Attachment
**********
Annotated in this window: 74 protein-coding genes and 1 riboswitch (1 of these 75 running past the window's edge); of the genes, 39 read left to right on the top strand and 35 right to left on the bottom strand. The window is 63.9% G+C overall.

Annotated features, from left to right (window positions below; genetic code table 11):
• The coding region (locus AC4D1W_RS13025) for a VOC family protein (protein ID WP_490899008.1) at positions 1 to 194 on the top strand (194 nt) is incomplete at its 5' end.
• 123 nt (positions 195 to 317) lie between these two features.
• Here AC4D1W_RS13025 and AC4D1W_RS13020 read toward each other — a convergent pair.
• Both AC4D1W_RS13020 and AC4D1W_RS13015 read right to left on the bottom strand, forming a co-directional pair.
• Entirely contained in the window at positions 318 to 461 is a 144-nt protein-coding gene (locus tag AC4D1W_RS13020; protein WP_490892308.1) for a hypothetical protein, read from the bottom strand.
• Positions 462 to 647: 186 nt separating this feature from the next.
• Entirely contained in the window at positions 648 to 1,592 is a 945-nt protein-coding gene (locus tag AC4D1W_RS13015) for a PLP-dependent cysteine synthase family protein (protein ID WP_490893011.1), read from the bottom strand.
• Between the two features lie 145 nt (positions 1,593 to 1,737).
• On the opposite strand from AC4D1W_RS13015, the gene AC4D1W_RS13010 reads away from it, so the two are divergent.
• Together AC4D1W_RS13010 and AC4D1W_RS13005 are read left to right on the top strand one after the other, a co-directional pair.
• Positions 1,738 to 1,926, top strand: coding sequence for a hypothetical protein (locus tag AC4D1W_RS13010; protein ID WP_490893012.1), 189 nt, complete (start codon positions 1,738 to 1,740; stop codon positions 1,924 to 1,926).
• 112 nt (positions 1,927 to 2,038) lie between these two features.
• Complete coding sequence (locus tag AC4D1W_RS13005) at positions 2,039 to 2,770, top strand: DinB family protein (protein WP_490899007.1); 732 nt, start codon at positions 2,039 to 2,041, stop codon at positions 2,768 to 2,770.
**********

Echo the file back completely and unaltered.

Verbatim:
Annotated in this window: 74 protein-coding genes and 1 riboswitch (1 of these 75 running past the window's edge); of the genes, 39 read left to right on the top strand and 35 right to left on the bottom strand. The window is 63.9% G+C overall.

Annotated features, from left to right (window positions below; genetic code table 11):
• The coding region (locus AC4D1W_RS13025) for a VOC family protein (protein ID WP_490899008.1) at positions 1 to 194 on the top strand (194 nt) is incomplete at its 5' end.
• 123 nt (positions 195 to 317) lie between these two features.
• Here AC4D1W_RS13025 and AC4D1W_RS13020 read toward each other — a convergent pair.
• Both AC4D1W_RS13020 and AC4D1W_RS13015 read right to left on the bottom strand, forming a co-directional pair.
• Entirely contained in the window at positions 318 to 461 is a 144-nt protein-coding gene (locus tag AC4D1W_RS13020; protein WP_490892308.1) for a hypothetical protein, read from the bottom strand.
• Positions 462 to 647: 186 nt separating this feature from the next.
• Entirely contained in the window at positions 648 to 1,592 is a 945-nt protein-coding gene (locus tag AC4D1W_RS13015) for a PLP-dependent cysteine synthase family protein (protein ID WP_490893011.1), read from the bottom strand.
• Between the two features lie 145 nt (positions 1,593 to 1,737).
• On the opposite strand from AC4D1W_RS13015, the gene AC4D1W_RS13010 reads away from it, so the two are divergent.
• Together AC4D1W_RS13010 and AC4D1W_RS13005 are read left to right on the top strand one after the other, a co-directional pair.
• Positions 1,738 to 1,926, top strand: coding sequence for a hypothetical protein (locus tag AC4D1W_RS13010; protein ID WP_490893012.1), 189 nt, complete (start codon positions 1,738 to 1,740; stop codon positions 1,924 to 1,926).
• 112 nt (positions 1,927 to 2,038) lie between these two features.
• Complete coding sequence (locus tag AC4D1W_RS13005) at positions 2,039 to 2,770, top strand: DinB family protein (protein WP_490899007.1); 732 nt, start codon at positions 2,039 to 2,041, stop codon at positions 2,768 to 2,770.